A wildly unpredictable Juno Awards unfolded on Monday as a topless protester charged the stage, leading to some feisty words from Avril Lavigne, while an absent the Weeknd emerged as the top winner this year.
With a few twists and turns, Canada’s biggest celebration of music did away with its typically tame proceedings shortly after the broadcast got underway. Lavigne was interrupted by a topless woman who leapt on the stage wearing pasties with paint on her that read “land back” and “save the green belt,” a reference to Ontario’s decision last fall to open a protected area of land for housing.
The pop-punk princess appeared blindsided by the crasher and proceeded to swear at her, demanding she get off the stage. The person was quickly escorted away by security.
Unfazed, Lavigne moved on to introduce a performance by Punjabi-Canadian singer and rapper AP Dhillon.
She returned later to accept this year’s fan choice award with a few choice words and another expletive: “Nobody try anything this time or the Canadian is going to come out of me and I’ll (mess) a bitch up.”
The unexpected moment set the tone for an energetic Junos that saw the Weeknd’s smash hit “Dawn FM” earn him album of the year, adding to four wins he scored at a Saturday industry event, including artist and single of the year for “Sacrifice.”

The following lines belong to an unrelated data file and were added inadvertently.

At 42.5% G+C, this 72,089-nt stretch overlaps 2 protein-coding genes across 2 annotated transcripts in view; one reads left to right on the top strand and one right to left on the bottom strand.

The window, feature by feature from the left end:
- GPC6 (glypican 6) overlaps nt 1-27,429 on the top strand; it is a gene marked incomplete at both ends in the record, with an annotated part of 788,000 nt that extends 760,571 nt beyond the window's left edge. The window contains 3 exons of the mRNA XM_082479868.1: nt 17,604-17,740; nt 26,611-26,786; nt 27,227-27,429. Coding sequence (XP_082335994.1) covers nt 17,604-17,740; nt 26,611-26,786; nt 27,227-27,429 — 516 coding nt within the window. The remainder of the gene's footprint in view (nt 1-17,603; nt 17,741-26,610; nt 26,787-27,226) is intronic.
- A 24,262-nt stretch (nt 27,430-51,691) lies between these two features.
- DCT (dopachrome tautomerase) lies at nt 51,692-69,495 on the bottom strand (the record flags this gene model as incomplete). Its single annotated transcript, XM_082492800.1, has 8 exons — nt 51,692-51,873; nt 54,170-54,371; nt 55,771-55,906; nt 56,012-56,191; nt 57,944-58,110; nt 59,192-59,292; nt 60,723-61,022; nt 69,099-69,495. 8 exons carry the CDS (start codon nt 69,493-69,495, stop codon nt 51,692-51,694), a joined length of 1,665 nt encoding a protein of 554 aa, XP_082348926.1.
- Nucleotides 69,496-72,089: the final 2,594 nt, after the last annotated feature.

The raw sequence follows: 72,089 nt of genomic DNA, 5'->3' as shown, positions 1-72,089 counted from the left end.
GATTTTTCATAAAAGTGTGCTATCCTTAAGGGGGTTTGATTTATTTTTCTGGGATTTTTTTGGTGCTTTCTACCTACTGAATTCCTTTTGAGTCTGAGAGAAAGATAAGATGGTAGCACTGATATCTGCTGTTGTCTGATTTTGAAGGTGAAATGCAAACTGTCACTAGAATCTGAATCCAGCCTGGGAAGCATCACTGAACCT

When pop singer Tyler Shaw announced the Toronto native, born Abel Tesfaye, was absent from the Junos to accept his prize, the crowd expressed their disappointment and began to boo.
Tesfaye did send a written statement provided to The Canadian Press by Junos organizers:
“I am so honoured to be recognized like this from my home country that I love so much. I’m so humbled by all this and could never thank fans enough,” he wrote.
Other winners included Jessie Reyez who picked up contemporary R&B recording of the year for “Yessie” as her tearful father looked on and Tobi who won rap album/EP of the year for “Shall I Continue?”
Newcomer Preston Pablo, who sings “Flowers Need Rain,” won breakthrough artist of the year.
Special honourees Nickelback were present throughout the night, even before they were inducted into the Canadian Music Hall of Fame in a pre-recorded message by actor Ryan Reynolds.
Guitarist Ryan Peake offered a hand — and a guitar — in an opening bit where Liu showed off his vocal chops with a cover of Nickelback’s “Photograph.”
All of the band took the stage as Edmonton Oilers captain Connor McDavid ushered them into the Hall of Fame, saying Nickelback is among those who “have changed the game forever.”
In his speech, a smitten Chad Kroeger reflected on his band’s humble beginnings in Hanna, Alta., saying they “had no idea what we were doing and most of the time still don’t.”
“But everything we did led us to this moment right here,” he added.
A little later, the band returned to close out the broadcast with a medley of their biggest hits that included more than its share of fiery pyro effects.
After the Junos, the organizers issued a statement saying they take “every step to avoid interruptions” to the program, but that live broadcasts always include risks.
“We hope tonight’s brief disruption doesn’t take away from the accomplishments of this year’s performers, winners and nominees,” they added.
Yet, artists continued to buzz about the topless fan backstage, with Lavigne telling the press room she was confident it was “going down as one of the highlights.”
Liu, who signed off the show saying “sorry about the boobs,” also joked about it backstage: “If you had told me before I hosted there would be someone who would take their shirt off at the Junos, and it wouldn’t be me, I would be shocked.”